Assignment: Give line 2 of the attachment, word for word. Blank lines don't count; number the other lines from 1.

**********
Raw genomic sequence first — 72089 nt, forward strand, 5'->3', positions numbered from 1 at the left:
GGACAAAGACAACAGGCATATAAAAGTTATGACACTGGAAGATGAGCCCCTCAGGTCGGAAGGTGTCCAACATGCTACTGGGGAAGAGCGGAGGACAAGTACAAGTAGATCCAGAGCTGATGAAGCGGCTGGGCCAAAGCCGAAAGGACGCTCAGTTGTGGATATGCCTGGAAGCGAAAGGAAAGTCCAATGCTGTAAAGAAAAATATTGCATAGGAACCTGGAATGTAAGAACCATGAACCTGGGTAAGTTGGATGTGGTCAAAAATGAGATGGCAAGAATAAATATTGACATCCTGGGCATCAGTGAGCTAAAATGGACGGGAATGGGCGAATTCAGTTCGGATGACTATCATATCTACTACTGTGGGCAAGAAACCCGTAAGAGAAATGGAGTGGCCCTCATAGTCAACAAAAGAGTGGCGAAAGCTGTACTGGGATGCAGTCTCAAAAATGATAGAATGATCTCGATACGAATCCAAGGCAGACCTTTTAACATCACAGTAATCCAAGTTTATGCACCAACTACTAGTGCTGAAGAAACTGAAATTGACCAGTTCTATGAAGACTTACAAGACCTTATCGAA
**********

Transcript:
GGACAAAGACAACAGGCATATAAAAGTTATGACACTGGAAGATGAGCCCCTCAGGTCGGAAGGTGTCCAACATGCTACTGGGGAAGAGCGGAGGACAAGTACAAGTAGATCCAGAGCTGATGAAGCGGCTGGGCCAAAGCCGAAAGGACGCTCAGTTGTGGATATGCCTGGAAGCGAAAGGAAAGTCCAATGCTGTAAAGAAAAATATTGCATAGGAACCTGGAATGTAAGAACCATGAACCTGGGTAAGTTGGATGTGGTCAAAAATGAGATGGCAAGAATAAATATTGACATCCTGGGCATCAGTGAGCTAAAATGGACGGGAATGGGCGAATTCAGTTCGGATGACTATCATATCTACTACTGTGGGCAAGAAACCCGTAAGAGAAATGGAGTGGCCCTCATAGTCAACAAAAGAGTGGCGAAAGCTGTACTGGGATGCAGTCTCAAAAATGATAGAATGATCTCGATACGAATCCAAGGCAGACCTTTTAACATCACAGTAATCCAAGTTTATGCACCAACTACTAGTGCTGAAGAAACTGAAATTGACCAGTTCTATGAAGACTTACAAGACCTTATCGAA